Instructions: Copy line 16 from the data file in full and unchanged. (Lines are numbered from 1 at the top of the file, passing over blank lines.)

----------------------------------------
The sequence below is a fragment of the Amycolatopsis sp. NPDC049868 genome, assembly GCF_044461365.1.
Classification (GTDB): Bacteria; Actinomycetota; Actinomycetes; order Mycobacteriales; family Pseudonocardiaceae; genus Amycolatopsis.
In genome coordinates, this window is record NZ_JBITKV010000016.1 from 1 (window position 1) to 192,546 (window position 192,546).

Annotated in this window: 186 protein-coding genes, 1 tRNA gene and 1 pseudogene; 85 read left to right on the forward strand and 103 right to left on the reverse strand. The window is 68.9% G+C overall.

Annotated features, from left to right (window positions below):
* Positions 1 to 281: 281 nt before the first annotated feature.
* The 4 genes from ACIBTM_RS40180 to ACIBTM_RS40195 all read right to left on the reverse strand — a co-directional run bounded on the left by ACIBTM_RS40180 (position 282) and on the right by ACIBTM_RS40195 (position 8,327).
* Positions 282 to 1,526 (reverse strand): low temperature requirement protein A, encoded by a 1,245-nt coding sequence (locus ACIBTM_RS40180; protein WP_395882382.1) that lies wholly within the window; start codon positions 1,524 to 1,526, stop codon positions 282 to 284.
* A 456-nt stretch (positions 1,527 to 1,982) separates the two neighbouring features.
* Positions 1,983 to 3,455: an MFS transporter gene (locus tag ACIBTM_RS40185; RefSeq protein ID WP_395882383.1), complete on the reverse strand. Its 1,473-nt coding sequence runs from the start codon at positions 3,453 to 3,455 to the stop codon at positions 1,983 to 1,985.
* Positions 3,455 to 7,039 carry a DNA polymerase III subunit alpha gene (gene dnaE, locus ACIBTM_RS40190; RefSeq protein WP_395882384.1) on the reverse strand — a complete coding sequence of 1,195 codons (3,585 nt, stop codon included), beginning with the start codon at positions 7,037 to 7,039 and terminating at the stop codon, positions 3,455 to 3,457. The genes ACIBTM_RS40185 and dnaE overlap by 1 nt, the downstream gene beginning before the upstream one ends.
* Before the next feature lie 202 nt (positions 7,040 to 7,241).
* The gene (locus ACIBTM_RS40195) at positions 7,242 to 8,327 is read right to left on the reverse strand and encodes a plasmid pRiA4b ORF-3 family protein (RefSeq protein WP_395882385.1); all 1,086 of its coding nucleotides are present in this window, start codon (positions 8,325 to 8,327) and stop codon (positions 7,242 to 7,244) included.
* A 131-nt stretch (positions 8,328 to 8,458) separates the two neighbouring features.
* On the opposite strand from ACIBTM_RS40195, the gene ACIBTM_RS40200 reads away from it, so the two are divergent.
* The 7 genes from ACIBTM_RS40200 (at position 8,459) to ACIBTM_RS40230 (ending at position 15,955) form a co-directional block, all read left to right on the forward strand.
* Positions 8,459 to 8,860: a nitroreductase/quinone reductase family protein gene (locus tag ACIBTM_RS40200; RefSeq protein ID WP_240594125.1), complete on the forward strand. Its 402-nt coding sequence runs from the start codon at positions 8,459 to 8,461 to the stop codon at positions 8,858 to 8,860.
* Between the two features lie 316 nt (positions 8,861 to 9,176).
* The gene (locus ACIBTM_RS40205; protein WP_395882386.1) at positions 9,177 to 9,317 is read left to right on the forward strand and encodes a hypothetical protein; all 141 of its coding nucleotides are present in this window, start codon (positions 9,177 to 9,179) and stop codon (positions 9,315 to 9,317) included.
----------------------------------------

* The 7 genes from ACIBTM_RS40200 (at position 8,459) to ACIBTM_RS40230 (ending at position 15,955) form a co-directional block, all read left to right on the forward strand.